CNN Money's Jeanne Sahadi did an amazing job in compiling the different opinions on tax policy from all presidential candidates. Given the fact that I have a portfolio that briefly crossed seven-figure mark lately, I'm naturally interested in how they think on the investment taxation:
Currently they're both taxed at 15 percent (less for low-income taxpayers), and they are scheduled to rise by 2011 to 20 percent for capital gains and to ordinary income tax rates for dividends.
Edwards: Would make the first $250 of interest, capital gains and dividends tax-free for everyone, although he would favor raising the capital gains tax rate to 28 percent for taxpayers making more than $200,000.
Obama: Would eliminate capital gains taxes for business start-ups, although he would favor raising the capital gains tax rate to somewhere between 20 percent and 28 percent for taxpayers making more than $250,000.
Romney: Wants to eliminate the tax on interest, capital gains and dividends for taxpayers with adjusted gross incomes under $200,000, and would make the Bush investment tax cuts permanent for everyone else.
Giuliani, McCain and Thompson: Would make Bush investment tax cuts permanent.
Huckabee: Has called for the elimination of the income tax system and for a consumption tax to take its place. Under his plan, you would be taxed on what you buy, not on what you earn or save. So there would be no investment taxes.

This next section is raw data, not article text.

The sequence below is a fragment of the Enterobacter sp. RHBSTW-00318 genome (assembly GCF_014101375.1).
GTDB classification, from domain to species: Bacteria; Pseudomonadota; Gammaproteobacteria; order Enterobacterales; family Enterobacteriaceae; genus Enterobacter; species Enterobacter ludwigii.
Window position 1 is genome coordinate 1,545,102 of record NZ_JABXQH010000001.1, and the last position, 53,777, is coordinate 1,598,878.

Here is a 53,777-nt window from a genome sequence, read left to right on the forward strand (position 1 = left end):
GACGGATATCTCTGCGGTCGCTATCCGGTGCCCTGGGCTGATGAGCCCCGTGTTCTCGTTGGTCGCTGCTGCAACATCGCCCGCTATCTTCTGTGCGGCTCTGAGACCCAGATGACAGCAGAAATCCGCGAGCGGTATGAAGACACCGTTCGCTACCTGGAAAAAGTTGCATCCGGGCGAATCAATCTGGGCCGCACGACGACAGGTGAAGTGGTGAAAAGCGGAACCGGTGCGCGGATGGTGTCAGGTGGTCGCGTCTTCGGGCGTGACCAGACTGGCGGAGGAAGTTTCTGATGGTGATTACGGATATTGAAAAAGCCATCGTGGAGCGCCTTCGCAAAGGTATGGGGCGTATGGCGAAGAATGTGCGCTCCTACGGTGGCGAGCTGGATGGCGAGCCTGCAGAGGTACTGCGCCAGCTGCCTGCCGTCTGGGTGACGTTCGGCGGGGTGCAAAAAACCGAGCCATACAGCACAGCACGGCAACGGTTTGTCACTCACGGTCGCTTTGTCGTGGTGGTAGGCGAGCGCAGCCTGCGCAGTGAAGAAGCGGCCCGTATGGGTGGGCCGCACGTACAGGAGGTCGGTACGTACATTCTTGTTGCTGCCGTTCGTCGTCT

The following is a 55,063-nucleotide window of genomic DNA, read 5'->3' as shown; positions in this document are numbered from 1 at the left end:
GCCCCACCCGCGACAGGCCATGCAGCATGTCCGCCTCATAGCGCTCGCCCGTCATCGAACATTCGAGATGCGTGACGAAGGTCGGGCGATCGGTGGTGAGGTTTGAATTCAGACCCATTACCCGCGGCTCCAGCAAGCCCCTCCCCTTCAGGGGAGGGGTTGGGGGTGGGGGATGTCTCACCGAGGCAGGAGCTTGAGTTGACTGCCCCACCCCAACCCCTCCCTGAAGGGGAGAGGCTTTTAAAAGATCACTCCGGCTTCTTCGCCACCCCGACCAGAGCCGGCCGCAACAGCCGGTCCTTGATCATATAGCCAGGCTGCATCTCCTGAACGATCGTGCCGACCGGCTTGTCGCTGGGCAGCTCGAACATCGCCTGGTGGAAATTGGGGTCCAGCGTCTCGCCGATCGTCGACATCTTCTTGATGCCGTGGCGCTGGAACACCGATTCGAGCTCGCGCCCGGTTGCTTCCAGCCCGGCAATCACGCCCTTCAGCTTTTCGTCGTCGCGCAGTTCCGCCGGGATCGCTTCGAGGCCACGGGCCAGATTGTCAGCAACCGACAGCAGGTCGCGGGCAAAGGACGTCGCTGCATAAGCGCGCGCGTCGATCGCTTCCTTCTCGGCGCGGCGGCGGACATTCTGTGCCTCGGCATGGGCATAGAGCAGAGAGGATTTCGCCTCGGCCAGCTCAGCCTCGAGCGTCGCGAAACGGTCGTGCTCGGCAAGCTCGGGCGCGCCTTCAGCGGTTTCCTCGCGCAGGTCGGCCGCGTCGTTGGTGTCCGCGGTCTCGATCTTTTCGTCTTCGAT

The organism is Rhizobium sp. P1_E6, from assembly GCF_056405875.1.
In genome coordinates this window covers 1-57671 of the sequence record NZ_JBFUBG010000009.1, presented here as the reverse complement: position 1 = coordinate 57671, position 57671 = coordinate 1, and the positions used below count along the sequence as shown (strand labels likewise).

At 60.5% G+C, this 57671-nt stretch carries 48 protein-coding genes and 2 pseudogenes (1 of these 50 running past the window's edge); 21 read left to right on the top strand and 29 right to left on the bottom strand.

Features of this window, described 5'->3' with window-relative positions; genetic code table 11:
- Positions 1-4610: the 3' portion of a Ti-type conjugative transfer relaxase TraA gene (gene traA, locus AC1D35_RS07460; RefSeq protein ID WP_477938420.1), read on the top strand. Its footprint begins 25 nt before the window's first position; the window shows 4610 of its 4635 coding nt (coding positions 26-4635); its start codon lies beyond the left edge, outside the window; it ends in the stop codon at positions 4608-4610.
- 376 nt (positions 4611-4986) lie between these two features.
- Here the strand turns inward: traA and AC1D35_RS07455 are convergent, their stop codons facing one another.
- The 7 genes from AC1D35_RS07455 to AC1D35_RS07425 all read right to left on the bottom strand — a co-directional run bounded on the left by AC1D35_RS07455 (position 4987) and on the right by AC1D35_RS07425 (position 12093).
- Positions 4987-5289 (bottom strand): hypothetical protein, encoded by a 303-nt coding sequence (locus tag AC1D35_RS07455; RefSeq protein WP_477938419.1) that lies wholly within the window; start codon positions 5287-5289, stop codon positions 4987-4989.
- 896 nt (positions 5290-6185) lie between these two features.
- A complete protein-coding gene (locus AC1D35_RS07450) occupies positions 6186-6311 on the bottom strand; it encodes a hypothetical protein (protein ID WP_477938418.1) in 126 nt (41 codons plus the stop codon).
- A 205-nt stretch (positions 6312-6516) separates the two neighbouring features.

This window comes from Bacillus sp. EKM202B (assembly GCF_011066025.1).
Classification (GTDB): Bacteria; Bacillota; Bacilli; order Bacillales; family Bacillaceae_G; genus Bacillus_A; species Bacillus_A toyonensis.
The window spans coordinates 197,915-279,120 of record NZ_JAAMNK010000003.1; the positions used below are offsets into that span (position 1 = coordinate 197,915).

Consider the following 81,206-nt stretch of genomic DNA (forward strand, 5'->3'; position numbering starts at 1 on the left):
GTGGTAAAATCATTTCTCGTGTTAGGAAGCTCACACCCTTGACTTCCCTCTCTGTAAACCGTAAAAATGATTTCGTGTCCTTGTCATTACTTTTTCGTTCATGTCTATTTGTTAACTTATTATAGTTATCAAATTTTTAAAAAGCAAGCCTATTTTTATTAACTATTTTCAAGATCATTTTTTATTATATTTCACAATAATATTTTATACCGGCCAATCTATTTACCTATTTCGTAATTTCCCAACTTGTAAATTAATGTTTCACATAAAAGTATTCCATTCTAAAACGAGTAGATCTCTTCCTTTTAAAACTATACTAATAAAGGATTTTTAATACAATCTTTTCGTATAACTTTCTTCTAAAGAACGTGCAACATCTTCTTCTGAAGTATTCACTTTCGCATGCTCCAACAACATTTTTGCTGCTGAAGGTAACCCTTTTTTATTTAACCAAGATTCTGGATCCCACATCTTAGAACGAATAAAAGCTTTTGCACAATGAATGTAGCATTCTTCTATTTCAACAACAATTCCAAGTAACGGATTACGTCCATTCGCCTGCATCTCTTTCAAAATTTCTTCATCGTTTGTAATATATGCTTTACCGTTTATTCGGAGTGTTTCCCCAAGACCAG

Unfortunately we don't have Clinton's proposal on the table. I also tried to search various sources but got no meaningful information. (Who knows where Clinton stands on investment tax?)
We have a lot to lose if Bush's tax cuts are reversed. We expect an average portfolio size of $1 million next year (excluding employee stock option account, which will be taxed as ordinary income anyway), so an 8% annual gain means $80k subject to income tax. Currently most of my realized capital gains are long-term capital gains, and my stock dividend income is mostly qualified dividends. If income tax on both qualified dividends and long-term capital gains are increased from the currently 15% to ordinary tax rate -- my current tax bracket is 28% -- we are talking about over $10k a year in additional tax.
On the other hand, if the investor-friendly Romney can get his tax policy into a bill, investors like me will be better off by a similarly-sized five-figure amount.
Still, any tax reform will be at least a couple years away, and I'm mindful that political wishes during presidential campaigns do not equal to actual tax bill in the future. We will just have to patiently wait for the new occupants at White House and Capitol Hill to make up their minds.